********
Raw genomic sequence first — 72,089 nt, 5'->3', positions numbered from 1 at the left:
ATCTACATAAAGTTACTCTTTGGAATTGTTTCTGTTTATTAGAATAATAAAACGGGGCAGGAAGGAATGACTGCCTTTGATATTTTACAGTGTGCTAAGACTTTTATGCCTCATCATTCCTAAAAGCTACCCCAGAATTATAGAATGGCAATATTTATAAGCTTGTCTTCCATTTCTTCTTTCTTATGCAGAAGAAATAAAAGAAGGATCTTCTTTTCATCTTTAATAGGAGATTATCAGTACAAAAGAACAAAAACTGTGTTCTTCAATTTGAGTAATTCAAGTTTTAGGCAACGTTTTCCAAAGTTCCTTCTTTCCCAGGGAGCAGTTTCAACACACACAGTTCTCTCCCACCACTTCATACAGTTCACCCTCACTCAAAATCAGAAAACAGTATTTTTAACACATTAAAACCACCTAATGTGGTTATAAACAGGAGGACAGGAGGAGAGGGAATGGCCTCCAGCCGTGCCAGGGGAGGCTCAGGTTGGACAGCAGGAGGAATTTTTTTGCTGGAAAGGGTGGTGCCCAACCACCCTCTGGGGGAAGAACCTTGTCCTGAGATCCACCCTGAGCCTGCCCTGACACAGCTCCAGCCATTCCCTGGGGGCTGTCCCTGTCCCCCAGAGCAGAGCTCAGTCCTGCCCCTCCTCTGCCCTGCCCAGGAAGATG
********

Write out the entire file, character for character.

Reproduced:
Raw genomic sequence first — 72,089 nt, 5'->3', positions numbered from 1 at the left:
ATCTACATAAAGTTACTCTTTGGAATTGTTTCTGTTTATTAGAATAATAAAACGGGGCAGGAAGGAATGACTGCCTTTGATATTTTACAGTGTGCTAAGACTTTTATGCCTCATCATTCCTAAAAGCTACCCCAGAATTATAGAATGGCAATATTTATAAGCTTGTCTTCCATTTCTTCTTTCTTATGCAGAAGAAATAAAAGAAGGATCTTCTTTTCATCTTTAATAGGAGATTATCAGTACAAAAGAACAAAAACTGTGTTCTTCAATTTGAGTAATTCAAGTTTTAGGCAACGTTTTCCAAAGTTCCTTCTTTCCCAGGGAGCAGTTTCAACACACACAGTTCTCTCCCACCACTTCATACAGTTCACCCTCACTCAAAATCAGAAAACAGTATTTTTAACACATTAAAACCACCTAATGTGGTTATAAACAGGAGGACAGGAGGAGAGGGAATGGCCTCCAGCCGTGCCAGGGGAGGCTCAGGTTGGACAGCAGGAGGAATTTTTTTGCTGGAAAGGGTGGTGCCCAACCACCCTCTGGGGGAAGAACCTTGTCCTGAGATCCACCCTGAGCCTGCCCTGACACAGCTCCAGCCATTCCCTGGGGGCTGTCCCTGTCCCCCAGAGCAGAGCTCAGTCCTGCCCCTCCTCTGCCCTGCCCAGGAAGATG